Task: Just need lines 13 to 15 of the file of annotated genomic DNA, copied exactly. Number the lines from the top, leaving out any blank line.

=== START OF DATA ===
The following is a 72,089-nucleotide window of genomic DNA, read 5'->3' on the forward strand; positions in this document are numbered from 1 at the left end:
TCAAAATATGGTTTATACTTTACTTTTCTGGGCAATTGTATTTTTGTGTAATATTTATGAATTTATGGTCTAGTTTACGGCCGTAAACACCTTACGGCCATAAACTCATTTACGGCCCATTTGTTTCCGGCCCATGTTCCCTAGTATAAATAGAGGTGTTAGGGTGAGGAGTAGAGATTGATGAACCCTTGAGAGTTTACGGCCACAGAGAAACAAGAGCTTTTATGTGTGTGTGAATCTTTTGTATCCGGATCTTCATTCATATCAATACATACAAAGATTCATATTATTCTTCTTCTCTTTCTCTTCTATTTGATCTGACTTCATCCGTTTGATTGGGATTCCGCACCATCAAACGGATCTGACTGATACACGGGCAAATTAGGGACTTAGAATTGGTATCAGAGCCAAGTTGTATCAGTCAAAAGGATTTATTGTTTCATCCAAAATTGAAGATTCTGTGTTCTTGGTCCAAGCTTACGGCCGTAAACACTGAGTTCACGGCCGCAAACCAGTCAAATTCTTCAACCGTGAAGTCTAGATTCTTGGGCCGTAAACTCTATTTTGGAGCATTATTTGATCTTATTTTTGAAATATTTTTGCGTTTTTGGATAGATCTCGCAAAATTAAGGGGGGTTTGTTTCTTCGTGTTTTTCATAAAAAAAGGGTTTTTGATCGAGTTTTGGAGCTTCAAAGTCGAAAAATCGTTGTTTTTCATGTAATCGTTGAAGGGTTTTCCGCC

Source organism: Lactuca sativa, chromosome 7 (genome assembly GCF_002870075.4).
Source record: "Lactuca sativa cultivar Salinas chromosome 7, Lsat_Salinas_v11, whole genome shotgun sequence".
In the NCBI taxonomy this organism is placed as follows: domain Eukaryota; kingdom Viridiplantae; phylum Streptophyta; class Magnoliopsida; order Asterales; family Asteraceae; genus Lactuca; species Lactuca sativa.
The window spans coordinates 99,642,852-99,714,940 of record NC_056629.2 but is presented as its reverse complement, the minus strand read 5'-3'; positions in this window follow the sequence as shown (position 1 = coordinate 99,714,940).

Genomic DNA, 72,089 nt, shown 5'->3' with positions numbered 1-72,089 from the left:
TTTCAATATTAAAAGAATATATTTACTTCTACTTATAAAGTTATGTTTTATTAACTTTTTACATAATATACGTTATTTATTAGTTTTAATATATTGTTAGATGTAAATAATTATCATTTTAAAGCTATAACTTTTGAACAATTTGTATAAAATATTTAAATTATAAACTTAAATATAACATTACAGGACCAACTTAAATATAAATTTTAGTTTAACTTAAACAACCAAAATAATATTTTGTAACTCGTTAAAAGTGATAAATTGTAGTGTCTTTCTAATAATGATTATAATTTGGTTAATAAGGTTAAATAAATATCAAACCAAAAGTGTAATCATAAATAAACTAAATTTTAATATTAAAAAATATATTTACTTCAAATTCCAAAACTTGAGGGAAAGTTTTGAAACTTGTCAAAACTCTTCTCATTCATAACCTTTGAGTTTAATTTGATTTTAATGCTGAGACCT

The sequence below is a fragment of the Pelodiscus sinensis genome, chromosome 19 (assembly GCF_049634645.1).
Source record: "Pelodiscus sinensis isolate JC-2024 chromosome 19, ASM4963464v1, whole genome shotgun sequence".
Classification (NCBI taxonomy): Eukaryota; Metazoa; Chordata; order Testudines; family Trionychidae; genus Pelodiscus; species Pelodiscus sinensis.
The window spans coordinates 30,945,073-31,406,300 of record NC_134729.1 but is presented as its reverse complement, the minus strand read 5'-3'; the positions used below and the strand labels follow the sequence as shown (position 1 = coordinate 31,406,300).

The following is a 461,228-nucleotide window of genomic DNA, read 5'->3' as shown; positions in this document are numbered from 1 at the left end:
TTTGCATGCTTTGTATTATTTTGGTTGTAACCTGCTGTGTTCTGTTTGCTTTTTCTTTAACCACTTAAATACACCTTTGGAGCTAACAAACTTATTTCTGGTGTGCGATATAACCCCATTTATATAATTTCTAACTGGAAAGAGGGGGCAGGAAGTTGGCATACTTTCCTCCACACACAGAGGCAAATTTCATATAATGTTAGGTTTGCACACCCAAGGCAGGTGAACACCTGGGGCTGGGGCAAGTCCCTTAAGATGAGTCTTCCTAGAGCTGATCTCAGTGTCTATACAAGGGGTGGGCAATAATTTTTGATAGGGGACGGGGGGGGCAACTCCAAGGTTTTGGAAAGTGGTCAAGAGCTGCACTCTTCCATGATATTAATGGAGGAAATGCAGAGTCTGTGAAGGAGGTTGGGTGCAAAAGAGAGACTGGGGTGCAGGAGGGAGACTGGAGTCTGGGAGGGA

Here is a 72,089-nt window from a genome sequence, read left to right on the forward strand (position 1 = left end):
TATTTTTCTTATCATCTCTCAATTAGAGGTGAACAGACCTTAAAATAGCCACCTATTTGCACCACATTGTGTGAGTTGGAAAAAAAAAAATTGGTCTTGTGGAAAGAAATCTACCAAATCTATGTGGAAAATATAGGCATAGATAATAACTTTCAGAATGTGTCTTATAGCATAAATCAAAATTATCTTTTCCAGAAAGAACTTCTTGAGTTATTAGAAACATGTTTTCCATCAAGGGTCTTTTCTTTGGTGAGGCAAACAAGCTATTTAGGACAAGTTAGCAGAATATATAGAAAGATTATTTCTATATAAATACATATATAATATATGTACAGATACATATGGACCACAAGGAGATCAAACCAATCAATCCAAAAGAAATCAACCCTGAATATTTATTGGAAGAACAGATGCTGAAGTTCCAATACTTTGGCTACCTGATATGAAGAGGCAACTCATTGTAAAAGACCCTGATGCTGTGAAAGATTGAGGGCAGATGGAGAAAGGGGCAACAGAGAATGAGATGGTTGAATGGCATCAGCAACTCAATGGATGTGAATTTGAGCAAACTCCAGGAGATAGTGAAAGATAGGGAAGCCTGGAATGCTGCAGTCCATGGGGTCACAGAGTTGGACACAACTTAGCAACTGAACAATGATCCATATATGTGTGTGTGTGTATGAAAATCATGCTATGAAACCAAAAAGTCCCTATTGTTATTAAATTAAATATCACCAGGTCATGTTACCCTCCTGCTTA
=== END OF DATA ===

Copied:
The following is a 461,228-nucleotide window of genomic DNA, read 5'->3' as shown; positions in this document are numbered from 1 at the left end:
TTTGCATGCTTTGTATTATTTTGGTTGTAACCTGCTGTGTTCTGTTTGCTTTTTCTTTAACCACTTAAATACACCTTTGGAGCTAACAAACTTATTTCTGGTGTGCGATATAACCCCATTTATATAATTTCTAACTGGAAAGAGGGGGCAGGAAGTTGGCATACTTTCCTCCACACACAGAGGCAAATTTCATATAATGTTAGGTTTGCACACCCAAGGCAGGTGAACACCTGGGGCTGGGGCAAGTCCCTTAAGATGAGTCTTCCTAGAGCTGATCTCAGTGTCTATACAAGGGGTGGGCAATAATTTTTGATAGGGGACGGGGGGGGCAACTCCAAGGTTTTGGAAAGTGGTCAAGAGCTGCACTCTTCCATGATATTAATGGAGGAAATGCAGAGTCTGTGAAGGAGGTTGGGTGCAAAAGAGAGACTGGGGTGCAGGAGGGAGACTGGAGTCTGGGAGGGA

Here is a 72,089-nt window from a genome sequence, read left to right on the forward strand (position 1 = left end):